Protective Bacteria May Reverse Inflammation In Some Forms of IBD

MedicalResearch.com Interview with:
Justin E. Wilson, Ph.D 
On behalf of the authors
Research Assistant Professor – Laboratory of Jenny Ting
Department of Genetics
Lineberger Comprehensive Cancer Center
The University of North Carolina at Chapel Hill
Chapel Hill, NC 27599

MedicalResearch.com: Could you provide me with some background on this project? Why did you decide to do this research project? What prior work led up to this latest paper?

Response: Previous work from our lab and others discovered two major points about NLRP12:
a) NLRP12 suppresses inflammation in response to bacterial components
b) NLRP12 provides protection against the inflammatory bowel disease colitis and colitis-associated colon cancer (i.e., Nlrp12-defcient mice have greater colon inflammation and inflammation-driven colon cancer).
Therefore, we wanted to know if Nlrp12 was regulating inflammation in the colon by responding to the trillions of intestinal microbes collective referred to as the microbiome. Mounting evidence also indicates that the immune system both responds to and influences the composition of the intestinal microbiome during intestinal health and disease, and we hypothesized that NLRP12 could be one of the important immune components during this process. Moreover, we were also interested in this topic because targeting the microbiome to treat inflammatory disorders and other diseases is an attractive method that has many advantages over immune suppression.

MedicalResearch.com: Can you explain the methodology used in your paper? Why did you decide to adopt this approach?

Response: We used many techniques in this manuscript to identify this new role for NLRP12:
a) We analyzed data publically available gene expression studies on human colitis patients and twin studies and found that NLRP12 expression is reduced in colitis. This approach allowed us to determine the translational relevance of NLRP12 expression during human colitis without having to perform clinical studies.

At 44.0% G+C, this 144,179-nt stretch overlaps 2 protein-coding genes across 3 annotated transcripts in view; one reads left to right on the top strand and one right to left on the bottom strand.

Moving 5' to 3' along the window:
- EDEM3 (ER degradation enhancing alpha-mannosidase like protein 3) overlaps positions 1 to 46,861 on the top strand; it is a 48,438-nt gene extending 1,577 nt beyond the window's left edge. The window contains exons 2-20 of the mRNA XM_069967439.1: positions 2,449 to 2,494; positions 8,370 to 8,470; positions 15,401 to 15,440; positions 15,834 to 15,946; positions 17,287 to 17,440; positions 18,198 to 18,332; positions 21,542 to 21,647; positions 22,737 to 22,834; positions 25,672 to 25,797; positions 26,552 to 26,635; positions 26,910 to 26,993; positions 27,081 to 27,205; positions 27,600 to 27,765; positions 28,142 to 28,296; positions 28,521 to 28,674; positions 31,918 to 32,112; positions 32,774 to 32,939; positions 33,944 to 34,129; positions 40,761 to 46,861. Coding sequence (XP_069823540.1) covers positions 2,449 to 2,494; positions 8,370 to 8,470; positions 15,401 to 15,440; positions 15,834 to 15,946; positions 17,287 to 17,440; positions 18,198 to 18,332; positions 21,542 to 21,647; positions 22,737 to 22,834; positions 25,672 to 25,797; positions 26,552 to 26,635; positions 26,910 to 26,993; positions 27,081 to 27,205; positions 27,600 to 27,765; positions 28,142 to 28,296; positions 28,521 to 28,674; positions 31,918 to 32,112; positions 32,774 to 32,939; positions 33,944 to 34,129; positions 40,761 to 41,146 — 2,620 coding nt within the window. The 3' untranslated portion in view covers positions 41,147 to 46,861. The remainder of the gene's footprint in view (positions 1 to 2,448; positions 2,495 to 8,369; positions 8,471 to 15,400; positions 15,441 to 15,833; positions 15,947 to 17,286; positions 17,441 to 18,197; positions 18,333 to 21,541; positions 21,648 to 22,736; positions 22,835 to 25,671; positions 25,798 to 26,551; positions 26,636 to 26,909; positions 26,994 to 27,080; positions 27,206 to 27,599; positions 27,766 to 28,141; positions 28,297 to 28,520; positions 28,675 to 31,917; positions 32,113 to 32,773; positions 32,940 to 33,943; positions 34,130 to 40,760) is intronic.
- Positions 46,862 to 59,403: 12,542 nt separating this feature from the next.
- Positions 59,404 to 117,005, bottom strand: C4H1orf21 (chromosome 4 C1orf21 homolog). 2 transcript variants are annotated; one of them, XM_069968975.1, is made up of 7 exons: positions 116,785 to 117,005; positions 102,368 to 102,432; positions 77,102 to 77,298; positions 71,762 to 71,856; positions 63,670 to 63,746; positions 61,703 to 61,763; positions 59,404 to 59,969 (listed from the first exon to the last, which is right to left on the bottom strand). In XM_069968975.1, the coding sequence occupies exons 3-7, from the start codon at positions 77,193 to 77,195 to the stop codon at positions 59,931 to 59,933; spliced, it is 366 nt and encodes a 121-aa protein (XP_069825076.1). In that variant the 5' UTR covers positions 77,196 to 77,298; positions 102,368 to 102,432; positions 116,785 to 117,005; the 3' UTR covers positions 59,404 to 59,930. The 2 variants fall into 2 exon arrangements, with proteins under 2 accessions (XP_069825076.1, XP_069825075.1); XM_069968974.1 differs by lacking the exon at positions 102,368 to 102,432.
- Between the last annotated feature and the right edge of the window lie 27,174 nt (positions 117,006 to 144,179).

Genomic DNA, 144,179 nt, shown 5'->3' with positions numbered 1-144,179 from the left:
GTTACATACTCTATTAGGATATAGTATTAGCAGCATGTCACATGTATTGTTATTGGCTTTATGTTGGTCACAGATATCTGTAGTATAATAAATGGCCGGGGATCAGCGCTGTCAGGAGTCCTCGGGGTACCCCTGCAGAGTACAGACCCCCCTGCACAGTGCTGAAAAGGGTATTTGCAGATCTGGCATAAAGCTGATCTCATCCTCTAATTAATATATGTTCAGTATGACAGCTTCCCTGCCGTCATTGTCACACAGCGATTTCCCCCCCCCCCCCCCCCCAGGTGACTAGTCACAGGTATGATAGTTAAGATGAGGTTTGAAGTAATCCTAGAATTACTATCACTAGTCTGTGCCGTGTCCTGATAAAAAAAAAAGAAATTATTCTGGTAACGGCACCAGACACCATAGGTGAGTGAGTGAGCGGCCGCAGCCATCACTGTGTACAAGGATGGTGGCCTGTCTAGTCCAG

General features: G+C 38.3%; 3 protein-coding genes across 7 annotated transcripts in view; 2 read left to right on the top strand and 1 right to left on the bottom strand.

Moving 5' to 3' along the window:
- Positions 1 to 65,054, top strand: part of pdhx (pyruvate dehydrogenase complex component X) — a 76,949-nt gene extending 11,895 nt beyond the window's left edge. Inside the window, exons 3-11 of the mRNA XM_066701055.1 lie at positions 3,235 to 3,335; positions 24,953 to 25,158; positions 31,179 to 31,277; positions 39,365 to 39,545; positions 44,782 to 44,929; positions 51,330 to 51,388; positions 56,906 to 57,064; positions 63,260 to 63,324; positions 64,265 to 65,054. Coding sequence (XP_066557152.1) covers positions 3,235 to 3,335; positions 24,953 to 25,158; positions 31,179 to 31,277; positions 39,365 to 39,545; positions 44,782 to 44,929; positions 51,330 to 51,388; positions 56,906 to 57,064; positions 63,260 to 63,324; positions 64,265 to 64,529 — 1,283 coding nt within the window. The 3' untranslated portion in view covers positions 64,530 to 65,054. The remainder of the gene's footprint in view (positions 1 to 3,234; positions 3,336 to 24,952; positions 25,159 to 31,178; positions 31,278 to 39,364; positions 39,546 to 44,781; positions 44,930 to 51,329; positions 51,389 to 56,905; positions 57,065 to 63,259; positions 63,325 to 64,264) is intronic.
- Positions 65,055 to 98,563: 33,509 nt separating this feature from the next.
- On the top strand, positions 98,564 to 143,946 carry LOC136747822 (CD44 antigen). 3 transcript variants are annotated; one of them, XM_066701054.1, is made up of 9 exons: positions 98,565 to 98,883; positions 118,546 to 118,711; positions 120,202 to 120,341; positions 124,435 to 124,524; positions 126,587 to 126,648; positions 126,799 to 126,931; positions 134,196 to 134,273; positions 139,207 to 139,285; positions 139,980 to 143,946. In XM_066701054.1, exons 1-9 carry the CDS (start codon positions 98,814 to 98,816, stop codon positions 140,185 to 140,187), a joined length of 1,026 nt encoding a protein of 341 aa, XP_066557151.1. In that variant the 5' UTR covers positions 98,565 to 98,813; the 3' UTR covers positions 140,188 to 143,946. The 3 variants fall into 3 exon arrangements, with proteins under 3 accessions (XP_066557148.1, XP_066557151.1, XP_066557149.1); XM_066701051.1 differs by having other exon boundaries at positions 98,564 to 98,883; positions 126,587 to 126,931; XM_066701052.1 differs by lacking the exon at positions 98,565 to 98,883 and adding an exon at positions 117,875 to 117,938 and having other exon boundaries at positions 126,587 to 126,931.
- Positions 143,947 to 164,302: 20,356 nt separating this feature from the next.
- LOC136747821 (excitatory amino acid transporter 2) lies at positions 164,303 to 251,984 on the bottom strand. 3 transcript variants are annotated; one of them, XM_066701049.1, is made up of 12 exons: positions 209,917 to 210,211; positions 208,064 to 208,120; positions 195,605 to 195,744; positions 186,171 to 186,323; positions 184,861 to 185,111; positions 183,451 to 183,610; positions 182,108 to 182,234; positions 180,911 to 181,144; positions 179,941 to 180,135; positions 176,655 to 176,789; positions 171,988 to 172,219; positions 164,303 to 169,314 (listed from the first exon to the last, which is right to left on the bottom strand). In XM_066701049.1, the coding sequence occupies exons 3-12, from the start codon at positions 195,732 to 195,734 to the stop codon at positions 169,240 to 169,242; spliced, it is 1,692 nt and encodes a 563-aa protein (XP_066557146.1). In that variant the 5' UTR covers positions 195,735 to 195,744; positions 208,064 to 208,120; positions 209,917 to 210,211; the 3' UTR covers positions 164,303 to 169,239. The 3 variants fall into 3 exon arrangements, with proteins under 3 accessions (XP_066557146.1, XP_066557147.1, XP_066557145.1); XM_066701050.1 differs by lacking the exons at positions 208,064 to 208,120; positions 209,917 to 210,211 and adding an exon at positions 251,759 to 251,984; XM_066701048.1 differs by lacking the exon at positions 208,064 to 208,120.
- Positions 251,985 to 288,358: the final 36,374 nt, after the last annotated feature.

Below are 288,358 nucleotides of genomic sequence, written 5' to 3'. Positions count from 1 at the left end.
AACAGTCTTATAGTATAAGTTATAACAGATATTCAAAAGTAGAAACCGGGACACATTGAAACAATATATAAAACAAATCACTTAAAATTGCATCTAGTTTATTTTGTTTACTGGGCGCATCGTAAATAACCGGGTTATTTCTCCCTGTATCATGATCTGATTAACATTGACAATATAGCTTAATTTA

b) We used the DSS model of experimental colitis throughout the paper because this is a commonly used and reproducible mouse model of colitis. We and others have also previously shown that Nlrp12-deficient mice have a more severe response to this model compared to wild-type mice;
c) We developed germ-free mice in sterile isolators in the UNC gnotobiotic facility to test the impact of the microbiota on NLRP12 function because this is the only way to develop animals in a sterile environment;
d) We characterized the intestinal microbiota under different conditions by isolating total DNA from mouse fecal samples and performing next-generation Illumina-based sequencing using bacteria-specific primers. This is the most unbiased and comprehensive way to measure and compare the total composition of the intestinal microbiome;
e) In order to assess the impact of the microbiota derived from wild-type vs. Nlrp12-deficient mice, we performed co-housing studies and fecal translation studies. In cohousing studies, the wild-type and Nlrp12-defieicent animals are housed in the same cages, and the animals consume each others fecal material, which causes transfer the microbiota between animals. We also took a direct approach to this by directly feeding germ-free animals fecal material (fecal transplant) or beneficially probiotic Lachnospiraceae strains.